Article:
Argentine government urged to begin negotiations with creditors

Argentine government urged to begin negotiations with creditors

IIF tells new economy minister imminent talks needed for securing debt restructuring deal

An industry group representing a large portion of Argentina’s bondholders wrote a letter to newly appointed economy minister Martín Guzmán on Monday, advocating for negotiations between creditors and the government to begin promptly.

In the letter seen by the Financial Times, Timothy Adams, president and chief executive of the Washington-based Institute of International Finance, wrote to Mr Guzmán that “early discussion between the representative private creditor committee and the sovereign debtor, in close consultation with the official sector, is particularly important in facilitating an effective voluntary debt restructuring agreement”.

The IIF, which represents more than 450 institutions across the financial industry, also sent Mr Guzmán a set of principles it had previously published about best practices for debt restructurings, stressing the importance of broad fiscal policy targets to anchor any deal.

“Such a discussion is important in facilitating an effective voluntary debt restructuring agreement on a fair burden sharing, thus promoting high private sector participation, restored market access, renewed output growth, and debt sustainability,” the industry group wrote in its publication.

President-elect Alberto Fernández, who will be inaugurated on Tuesday, announced Mr Guzmán’s appointment on Friday. According to local reports, the incoming economy minister is set to unveil a plan to begin renegotiating some $100bn of debt with private creditors and the IMF as early as Wednesday. Last year, the fund extended a record $57bn bailout to Argentina.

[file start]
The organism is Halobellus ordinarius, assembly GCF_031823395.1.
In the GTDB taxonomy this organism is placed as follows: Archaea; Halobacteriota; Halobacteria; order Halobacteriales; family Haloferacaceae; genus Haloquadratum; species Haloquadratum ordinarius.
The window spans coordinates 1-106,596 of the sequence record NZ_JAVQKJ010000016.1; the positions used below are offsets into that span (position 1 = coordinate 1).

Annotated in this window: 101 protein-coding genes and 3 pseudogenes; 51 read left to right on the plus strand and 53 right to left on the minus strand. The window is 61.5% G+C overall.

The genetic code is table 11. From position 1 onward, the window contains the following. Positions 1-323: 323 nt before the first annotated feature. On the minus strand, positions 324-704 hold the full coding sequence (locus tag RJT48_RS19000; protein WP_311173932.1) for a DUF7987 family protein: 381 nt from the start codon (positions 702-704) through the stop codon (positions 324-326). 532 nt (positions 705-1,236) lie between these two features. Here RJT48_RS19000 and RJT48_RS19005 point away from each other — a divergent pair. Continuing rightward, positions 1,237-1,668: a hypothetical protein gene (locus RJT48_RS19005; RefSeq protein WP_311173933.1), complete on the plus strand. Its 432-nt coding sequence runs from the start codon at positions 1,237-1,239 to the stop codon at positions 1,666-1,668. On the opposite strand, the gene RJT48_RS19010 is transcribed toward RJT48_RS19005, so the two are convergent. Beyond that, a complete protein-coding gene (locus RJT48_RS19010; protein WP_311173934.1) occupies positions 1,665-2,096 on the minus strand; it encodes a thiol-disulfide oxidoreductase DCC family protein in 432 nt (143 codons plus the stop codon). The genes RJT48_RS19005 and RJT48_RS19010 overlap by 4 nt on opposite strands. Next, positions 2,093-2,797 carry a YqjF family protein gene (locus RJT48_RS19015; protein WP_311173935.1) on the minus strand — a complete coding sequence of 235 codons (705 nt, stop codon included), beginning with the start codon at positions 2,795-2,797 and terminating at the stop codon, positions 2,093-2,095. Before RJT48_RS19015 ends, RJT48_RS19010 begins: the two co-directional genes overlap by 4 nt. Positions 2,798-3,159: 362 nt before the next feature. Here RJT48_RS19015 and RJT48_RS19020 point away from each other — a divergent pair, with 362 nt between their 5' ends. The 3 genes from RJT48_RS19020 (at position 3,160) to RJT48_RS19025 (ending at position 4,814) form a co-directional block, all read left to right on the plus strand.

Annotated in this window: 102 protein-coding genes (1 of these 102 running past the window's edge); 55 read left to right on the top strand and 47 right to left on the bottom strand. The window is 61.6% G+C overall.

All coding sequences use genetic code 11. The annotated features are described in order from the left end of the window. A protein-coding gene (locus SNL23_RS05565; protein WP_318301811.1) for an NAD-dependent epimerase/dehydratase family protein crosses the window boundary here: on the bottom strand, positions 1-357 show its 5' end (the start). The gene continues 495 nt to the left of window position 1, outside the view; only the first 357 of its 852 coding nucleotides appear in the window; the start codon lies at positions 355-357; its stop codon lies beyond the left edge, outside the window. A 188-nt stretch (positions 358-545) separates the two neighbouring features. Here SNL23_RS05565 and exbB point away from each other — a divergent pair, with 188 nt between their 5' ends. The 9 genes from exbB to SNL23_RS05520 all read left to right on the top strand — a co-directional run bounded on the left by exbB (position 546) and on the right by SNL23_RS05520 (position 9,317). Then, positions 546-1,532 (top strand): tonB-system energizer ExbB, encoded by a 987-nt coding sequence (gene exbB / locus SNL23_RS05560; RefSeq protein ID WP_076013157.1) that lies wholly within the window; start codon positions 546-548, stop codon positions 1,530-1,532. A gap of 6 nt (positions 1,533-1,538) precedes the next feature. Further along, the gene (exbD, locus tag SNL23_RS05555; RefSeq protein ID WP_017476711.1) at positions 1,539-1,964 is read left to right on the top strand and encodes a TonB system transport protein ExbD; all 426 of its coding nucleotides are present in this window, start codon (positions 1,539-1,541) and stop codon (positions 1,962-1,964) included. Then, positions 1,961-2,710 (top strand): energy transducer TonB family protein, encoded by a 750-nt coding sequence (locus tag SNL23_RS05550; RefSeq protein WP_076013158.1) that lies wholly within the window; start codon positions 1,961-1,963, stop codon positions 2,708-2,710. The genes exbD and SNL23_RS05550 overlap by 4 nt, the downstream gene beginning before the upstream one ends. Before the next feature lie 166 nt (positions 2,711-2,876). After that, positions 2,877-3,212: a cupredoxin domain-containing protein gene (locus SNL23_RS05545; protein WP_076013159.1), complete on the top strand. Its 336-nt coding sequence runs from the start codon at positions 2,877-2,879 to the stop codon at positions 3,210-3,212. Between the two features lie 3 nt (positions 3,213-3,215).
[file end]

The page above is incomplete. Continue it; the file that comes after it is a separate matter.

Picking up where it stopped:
Mr Guzmán, a disciple of the Nobel laureate Joseph Stiglitz, favours a swift resolution to Argentina’s debt negotiations, as soon as March, given the urgent need for debt relief in order to resume economic growth. Mr Guzmán has also argued that Argentina should not request any further disbursements from the IMF, with some $12bn in payments pending.

According to local reports, he will seek to suspend capital and interest payments for at least two years, in order to give the country a chance to escape from recession and be in a stronger position to pay its debt once the economy is growing again.

It remains unclear whether the plan would include a haircut on principal. An analysis by Elypsis, an economic consultancy in Buenos Aires, argued that with a primary surplus of 1 per cent of gross domestic product in 2021 and the economy growing at 2 per cent, it would be “realistic” to assume a haircut of at least 20 per cent to assure debt sustainability. At present, Argentina’s primary fiscal deficit is almost 1 per cent of GDP, but the deficit including interest payments is closer to 4 per cent.

Bondholders have pushed back on any restructuring plans that include sizeable losses on the face value of the bonds they hold, warning that the too harsh use of so-called haircuts could make the debt “uninvestable”. Multiple groups have formed in recent months in preparation for forthcoming negotiations.

Greylock Capital Management, T Rowe Price and GMO are among at least 20 members involved in one creditor committee, while Connecticut-based hedge fund Gramercy and London-based investment manager Macrosynergy Partners have teamed up with other creditors in a second group. A third group representing investors holding debt issued by the Province of Buenos Aires has also formed.

The country’s dollar bonds edged higher on Monday, with the century bond maturing in 2117 rising more than 1 per cent to 42 cents on the dollar.

Colby Smith and Benedict Mander

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